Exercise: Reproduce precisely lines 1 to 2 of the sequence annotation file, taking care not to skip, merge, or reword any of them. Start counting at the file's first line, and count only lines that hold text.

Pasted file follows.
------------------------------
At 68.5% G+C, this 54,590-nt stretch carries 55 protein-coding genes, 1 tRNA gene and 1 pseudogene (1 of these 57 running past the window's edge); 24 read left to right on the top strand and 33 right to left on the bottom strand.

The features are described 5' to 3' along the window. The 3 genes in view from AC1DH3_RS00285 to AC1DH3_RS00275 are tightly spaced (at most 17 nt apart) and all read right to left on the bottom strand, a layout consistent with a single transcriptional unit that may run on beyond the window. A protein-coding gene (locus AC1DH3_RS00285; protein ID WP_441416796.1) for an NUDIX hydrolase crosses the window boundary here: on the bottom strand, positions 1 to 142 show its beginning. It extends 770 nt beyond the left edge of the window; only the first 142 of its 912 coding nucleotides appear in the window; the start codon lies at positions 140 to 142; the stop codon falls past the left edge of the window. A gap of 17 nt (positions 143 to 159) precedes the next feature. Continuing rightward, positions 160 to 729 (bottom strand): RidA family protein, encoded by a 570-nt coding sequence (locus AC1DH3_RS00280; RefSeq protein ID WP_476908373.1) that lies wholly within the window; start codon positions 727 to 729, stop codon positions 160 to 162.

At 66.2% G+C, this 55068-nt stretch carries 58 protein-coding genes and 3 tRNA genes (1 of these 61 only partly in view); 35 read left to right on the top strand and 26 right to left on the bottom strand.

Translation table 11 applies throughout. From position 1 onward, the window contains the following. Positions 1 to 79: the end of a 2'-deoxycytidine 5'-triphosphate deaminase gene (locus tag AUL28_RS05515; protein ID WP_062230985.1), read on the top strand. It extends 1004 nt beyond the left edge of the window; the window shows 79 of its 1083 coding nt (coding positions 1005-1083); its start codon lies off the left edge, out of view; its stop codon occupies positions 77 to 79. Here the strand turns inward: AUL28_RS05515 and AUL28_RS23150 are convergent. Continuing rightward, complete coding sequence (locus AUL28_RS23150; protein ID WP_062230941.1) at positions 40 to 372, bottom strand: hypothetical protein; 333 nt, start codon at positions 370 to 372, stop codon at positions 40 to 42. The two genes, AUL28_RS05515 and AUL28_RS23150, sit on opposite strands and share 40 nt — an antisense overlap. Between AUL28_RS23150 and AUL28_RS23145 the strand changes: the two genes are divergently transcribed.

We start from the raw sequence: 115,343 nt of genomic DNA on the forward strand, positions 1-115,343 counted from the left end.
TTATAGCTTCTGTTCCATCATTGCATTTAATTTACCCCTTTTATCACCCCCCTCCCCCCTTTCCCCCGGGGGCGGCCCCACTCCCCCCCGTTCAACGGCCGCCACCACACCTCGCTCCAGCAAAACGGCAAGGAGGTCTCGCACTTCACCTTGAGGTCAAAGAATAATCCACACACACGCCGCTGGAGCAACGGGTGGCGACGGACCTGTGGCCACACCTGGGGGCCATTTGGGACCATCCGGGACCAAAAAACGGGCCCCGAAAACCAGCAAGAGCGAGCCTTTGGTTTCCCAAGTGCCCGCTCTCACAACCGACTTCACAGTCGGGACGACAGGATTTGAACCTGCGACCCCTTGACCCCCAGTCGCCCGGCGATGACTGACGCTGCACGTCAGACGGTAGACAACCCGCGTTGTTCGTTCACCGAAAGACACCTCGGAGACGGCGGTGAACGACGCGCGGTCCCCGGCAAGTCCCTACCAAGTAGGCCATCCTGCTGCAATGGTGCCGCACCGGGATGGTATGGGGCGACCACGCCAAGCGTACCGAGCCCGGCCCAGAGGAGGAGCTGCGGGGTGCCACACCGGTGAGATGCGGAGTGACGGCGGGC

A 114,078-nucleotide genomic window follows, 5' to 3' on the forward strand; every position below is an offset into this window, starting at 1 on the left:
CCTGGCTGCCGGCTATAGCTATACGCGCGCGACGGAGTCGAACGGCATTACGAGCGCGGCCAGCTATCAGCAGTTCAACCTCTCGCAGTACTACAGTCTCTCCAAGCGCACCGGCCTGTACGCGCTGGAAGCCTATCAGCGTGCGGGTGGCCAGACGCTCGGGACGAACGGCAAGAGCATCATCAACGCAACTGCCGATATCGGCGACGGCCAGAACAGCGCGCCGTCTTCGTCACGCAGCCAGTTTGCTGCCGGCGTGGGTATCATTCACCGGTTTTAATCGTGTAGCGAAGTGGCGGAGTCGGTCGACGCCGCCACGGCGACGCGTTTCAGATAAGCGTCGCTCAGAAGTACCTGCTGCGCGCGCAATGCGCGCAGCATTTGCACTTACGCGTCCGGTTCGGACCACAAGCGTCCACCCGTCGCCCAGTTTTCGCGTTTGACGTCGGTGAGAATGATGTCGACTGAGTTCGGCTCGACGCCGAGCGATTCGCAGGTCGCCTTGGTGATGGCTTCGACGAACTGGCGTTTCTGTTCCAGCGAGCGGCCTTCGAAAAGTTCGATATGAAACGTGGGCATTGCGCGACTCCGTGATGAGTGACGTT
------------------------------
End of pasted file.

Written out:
At 68.5% G+C, this 54,590-nt stretch carries 55 protein-coding genes, 1 tRNA gene and 1 pseudogene (1 of these 57 running past the window's edge); 24 read left to right on the top strand and 33 right to left on the bottom strand.

The features are described 5' to 3' along the window. The 3 genes in view from AC1DH3_RS00285 to AC1DH3_RS00275 are tightly spaced (at most 17 nt apart) and all read right to left on the bottom strand, a layout consistent with a single transcriptional unit that may run on beyond the window. A protein-coding gene (locus AC1DH3_RS00285; protein ID WP_441416796.1) for an NUDIX hydrolase crosses the window boundary here: on the bottom strand, positions 1 to 142 show its beginning. It extends 770 nt beyond the left edge of the window; only the first 142 of its 912 coding nucleotides appear in the window; the start codon lies at positions 140 to 142; the stop codon falls past the left edge of the window. A gap of 17 nt (positions 143 to 159) precedes the next feature. Continuing rightward, positions 160 to 729 (bottom strand): RidA family protein, encoded by a 570-nt coding sequence (locus AC1DH3_RS00280; RefSeq protein ID WP_476908373.1) that lies wholly within the window; start codon positions 727 to 729, stop codon positions 160 to 162.